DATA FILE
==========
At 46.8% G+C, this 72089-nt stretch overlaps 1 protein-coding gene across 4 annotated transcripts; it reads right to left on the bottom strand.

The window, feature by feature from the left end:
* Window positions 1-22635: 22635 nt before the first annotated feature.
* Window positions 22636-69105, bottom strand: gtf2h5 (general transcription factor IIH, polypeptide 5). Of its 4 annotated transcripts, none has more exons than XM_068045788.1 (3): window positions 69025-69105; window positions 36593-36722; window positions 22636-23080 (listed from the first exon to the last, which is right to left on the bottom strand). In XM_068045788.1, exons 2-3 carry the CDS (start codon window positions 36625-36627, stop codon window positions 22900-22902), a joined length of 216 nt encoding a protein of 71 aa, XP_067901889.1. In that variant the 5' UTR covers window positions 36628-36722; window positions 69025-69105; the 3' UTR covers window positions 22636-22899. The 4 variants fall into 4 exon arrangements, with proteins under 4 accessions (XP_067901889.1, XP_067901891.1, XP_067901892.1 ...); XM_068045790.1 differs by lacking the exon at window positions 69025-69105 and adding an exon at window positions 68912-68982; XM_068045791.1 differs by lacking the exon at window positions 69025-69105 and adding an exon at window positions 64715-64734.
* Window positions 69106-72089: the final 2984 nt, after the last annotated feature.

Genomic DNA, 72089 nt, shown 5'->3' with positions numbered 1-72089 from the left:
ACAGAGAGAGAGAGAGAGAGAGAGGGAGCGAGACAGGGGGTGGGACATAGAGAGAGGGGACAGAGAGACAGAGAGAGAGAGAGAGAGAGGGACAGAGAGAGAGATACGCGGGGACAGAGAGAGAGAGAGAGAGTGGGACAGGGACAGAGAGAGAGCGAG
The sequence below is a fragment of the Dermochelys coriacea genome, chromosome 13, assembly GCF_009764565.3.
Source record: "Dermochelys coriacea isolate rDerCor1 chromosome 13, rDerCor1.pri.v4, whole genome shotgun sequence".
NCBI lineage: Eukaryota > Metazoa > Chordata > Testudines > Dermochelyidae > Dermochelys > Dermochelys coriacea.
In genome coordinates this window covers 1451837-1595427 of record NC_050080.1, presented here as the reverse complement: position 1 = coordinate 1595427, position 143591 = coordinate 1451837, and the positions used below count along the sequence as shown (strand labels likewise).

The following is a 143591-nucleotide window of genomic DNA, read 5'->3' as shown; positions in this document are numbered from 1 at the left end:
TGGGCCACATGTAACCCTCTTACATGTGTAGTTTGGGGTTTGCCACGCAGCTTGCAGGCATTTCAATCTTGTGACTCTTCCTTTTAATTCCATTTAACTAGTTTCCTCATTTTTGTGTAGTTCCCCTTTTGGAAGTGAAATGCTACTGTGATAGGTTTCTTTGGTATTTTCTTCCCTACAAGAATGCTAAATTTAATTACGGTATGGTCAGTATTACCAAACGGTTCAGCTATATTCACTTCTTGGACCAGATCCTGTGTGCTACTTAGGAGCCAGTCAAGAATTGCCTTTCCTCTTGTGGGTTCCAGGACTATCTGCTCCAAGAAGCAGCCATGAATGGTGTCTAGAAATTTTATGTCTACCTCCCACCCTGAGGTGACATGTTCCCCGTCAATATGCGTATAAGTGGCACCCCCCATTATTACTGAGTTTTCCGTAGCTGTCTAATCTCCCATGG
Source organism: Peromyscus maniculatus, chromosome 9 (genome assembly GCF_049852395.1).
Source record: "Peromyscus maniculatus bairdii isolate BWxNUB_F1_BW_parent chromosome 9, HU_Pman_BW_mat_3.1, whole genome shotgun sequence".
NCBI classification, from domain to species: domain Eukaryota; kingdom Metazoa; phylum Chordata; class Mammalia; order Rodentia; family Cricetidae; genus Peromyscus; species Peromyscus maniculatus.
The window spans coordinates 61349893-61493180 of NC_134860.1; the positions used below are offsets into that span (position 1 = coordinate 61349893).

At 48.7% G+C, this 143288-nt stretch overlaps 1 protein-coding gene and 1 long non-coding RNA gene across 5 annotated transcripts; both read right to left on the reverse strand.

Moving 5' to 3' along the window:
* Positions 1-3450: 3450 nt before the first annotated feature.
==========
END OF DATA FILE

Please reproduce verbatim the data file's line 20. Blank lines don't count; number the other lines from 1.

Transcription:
* Positions 1-3450: 3450 nt before the first annotated feature.